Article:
Communication – Inbound and outbound, Google+ can be used as a brilliant communication tool to connect with vital people. You can use Google+ to connect with your potential clients and customers through updates, however you can also connect with people buy using Google+ as host to hold a video conference.
What’s Hot? – Google will display the latest trends on the internet. This could be a video that has gone viral or something as small as just a #tag that is trending. This can be such an effective tool to use as a business can really dive in a find relevant hot topics and communicate with their potential clients.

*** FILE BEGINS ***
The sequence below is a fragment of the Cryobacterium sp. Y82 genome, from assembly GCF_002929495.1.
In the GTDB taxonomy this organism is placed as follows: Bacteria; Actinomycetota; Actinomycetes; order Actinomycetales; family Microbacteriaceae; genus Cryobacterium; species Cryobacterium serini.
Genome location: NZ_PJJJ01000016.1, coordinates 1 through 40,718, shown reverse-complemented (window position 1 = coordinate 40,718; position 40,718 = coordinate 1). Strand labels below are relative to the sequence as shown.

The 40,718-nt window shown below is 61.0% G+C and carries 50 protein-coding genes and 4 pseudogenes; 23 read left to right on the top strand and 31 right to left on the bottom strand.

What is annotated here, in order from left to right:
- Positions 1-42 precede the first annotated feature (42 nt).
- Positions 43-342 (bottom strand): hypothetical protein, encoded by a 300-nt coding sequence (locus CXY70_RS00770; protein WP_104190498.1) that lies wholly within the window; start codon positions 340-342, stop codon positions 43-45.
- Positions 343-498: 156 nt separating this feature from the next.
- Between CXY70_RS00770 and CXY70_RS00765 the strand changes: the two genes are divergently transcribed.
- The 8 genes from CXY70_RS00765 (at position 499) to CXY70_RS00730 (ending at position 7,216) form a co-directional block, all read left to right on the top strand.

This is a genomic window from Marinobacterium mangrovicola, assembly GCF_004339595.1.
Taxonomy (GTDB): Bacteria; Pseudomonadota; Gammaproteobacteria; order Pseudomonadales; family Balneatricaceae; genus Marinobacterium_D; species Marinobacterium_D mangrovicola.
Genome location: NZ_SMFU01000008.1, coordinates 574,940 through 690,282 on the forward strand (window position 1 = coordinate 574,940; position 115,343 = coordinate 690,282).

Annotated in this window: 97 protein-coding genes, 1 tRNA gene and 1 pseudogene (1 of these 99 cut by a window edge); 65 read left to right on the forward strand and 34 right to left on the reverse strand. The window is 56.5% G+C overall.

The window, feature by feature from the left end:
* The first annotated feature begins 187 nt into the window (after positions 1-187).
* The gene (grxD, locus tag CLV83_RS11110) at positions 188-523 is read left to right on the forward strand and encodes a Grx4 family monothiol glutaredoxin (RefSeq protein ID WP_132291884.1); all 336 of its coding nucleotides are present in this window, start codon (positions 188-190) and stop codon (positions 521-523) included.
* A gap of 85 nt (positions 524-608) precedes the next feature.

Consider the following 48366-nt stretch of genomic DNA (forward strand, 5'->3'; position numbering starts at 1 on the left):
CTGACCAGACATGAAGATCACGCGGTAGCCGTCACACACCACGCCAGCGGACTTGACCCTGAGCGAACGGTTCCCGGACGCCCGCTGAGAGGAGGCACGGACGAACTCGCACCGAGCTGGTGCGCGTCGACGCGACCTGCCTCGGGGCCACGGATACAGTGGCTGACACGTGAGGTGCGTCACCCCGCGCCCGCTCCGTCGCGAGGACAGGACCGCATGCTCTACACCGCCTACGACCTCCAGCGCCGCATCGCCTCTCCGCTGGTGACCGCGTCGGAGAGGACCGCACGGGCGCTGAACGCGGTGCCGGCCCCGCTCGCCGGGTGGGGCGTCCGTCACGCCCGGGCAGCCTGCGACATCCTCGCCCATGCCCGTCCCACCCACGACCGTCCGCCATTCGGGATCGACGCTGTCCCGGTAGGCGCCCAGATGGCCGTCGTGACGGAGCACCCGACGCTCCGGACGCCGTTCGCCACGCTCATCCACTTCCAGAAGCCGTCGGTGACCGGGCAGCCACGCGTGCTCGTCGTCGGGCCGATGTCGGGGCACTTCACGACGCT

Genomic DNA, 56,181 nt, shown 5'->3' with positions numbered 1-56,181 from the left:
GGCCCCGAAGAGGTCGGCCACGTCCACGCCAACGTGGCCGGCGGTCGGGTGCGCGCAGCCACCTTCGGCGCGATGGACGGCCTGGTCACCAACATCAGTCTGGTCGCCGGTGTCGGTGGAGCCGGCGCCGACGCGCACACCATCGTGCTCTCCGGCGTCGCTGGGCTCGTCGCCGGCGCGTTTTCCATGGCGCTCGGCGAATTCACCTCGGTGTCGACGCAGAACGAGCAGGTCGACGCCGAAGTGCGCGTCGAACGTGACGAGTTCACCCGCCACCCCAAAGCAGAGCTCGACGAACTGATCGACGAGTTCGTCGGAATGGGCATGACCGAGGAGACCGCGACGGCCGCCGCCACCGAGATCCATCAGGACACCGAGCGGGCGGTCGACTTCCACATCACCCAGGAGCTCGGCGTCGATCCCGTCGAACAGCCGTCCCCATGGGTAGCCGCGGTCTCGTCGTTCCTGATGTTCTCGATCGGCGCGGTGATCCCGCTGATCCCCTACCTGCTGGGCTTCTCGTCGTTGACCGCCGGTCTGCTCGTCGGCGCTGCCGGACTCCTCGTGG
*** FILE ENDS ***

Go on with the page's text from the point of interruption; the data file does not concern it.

There are of course a longer list of uses and effective tools that Google+ can bring to your business. These are just some of the ones I personally prefer as I think that they are some of the most effective to use in business. It could be argued that Google+ may not be as big a social media heavyweight as Facebook, but really it can a really effective tool to promote your business.
Keep an eye out on Friday as Debbie will be going into further detail on how Google+ can benefit your business. Have you had a play with Google+? What did you think of it?